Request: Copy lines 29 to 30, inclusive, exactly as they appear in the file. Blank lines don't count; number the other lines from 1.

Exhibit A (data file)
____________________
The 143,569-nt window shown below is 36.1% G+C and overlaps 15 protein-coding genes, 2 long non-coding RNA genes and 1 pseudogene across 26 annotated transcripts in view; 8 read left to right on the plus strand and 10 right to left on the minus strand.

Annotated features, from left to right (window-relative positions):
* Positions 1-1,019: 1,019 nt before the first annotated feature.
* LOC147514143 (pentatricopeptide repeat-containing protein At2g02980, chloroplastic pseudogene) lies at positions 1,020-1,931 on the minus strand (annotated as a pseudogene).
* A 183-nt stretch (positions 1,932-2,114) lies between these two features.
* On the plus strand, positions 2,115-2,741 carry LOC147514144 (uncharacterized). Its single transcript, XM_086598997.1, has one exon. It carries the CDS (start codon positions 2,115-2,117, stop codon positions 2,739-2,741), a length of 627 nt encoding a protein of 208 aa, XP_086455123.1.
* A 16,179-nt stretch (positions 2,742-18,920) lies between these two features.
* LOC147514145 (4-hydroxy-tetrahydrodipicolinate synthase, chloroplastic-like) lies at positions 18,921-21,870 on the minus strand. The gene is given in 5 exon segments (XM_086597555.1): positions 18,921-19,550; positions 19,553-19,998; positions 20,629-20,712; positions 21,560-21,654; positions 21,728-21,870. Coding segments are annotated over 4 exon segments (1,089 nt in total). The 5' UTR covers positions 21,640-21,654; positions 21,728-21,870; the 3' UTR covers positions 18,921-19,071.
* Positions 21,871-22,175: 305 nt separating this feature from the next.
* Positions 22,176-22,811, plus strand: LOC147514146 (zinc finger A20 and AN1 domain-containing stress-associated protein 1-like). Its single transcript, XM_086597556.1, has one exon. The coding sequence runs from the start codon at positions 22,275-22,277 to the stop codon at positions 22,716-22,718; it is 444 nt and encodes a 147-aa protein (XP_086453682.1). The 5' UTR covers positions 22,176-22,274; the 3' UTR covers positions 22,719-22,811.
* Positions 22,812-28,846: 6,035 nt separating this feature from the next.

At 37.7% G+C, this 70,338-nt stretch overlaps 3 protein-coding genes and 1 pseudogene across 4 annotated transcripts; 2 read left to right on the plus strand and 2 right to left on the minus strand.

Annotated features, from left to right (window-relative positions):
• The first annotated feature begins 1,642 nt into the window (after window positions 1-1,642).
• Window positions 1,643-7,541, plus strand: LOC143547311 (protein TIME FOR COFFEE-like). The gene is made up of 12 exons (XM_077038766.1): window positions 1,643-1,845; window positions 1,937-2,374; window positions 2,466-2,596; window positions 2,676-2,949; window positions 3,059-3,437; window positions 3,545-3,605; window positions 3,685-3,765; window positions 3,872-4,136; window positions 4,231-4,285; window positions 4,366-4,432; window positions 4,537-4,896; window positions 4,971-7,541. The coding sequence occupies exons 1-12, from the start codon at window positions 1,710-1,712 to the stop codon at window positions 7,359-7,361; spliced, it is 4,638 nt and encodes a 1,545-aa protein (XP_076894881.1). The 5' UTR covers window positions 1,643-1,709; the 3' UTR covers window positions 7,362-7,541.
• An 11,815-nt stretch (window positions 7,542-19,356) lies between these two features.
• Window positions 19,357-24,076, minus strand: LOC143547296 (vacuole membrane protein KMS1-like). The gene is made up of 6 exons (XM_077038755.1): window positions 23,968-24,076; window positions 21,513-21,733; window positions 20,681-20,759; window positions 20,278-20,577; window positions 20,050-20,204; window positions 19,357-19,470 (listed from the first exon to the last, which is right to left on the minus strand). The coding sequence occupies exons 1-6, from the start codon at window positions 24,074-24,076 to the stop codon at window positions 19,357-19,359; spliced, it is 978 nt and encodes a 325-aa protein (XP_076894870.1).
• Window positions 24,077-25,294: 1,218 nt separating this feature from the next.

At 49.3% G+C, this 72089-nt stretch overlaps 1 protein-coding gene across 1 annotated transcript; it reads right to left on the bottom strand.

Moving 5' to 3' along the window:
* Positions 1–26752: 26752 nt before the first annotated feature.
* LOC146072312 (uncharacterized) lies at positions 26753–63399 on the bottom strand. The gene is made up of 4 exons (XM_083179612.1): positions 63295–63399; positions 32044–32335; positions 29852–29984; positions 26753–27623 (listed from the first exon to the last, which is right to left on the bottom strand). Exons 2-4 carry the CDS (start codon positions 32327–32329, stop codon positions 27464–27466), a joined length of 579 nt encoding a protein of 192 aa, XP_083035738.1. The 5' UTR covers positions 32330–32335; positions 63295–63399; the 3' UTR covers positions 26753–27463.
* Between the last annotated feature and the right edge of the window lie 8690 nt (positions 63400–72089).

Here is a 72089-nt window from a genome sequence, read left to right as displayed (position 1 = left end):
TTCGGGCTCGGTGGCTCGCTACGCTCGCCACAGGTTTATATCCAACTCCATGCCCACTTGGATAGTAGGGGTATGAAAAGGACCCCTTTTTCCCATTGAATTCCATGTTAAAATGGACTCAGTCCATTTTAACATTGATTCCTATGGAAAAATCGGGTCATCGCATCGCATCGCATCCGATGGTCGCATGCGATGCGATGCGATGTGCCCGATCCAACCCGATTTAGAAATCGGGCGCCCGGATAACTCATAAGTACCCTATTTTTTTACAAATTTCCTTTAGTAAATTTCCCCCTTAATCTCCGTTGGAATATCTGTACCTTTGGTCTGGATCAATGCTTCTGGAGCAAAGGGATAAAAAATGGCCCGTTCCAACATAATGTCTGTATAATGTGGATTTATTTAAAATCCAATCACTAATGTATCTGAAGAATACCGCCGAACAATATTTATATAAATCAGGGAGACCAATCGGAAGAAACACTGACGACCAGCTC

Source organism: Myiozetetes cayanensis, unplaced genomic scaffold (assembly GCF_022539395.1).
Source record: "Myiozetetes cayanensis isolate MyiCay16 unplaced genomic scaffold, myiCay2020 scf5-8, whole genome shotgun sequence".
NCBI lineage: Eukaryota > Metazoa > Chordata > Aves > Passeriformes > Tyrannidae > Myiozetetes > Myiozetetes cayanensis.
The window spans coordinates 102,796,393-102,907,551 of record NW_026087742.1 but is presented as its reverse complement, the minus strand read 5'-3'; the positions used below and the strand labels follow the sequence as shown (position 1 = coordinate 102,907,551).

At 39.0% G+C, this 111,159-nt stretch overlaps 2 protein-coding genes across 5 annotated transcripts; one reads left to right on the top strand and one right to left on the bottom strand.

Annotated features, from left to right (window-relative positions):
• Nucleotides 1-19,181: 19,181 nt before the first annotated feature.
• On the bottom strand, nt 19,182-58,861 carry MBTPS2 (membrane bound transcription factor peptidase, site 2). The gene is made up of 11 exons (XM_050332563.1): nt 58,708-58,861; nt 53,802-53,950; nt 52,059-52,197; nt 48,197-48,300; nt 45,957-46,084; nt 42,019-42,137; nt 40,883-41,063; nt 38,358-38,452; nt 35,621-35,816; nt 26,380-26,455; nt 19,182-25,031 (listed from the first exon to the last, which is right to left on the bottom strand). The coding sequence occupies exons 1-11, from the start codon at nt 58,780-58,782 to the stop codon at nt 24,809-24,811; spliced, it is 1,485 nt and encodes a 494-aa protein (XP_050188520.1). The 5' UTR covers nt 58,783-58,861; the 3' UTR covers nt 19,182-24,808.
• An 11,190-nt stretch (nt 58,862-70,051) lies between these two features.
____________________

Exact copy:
The window spans coordinates 102,796,393-102,907,551 of record NW_026087742.1 but is presented as its reverse complement, the minus strand read 5'-3'; the positions used below and the strand labels follow the sequence as shown (position 1 = coordinate 102,907,551).

At 39.0% G+C, this 111,159-nt stretch overlaps 2 protein-coding genes across 5 annotated transcripts; one reads left to right on the top strand and one right to left on the bottom strand.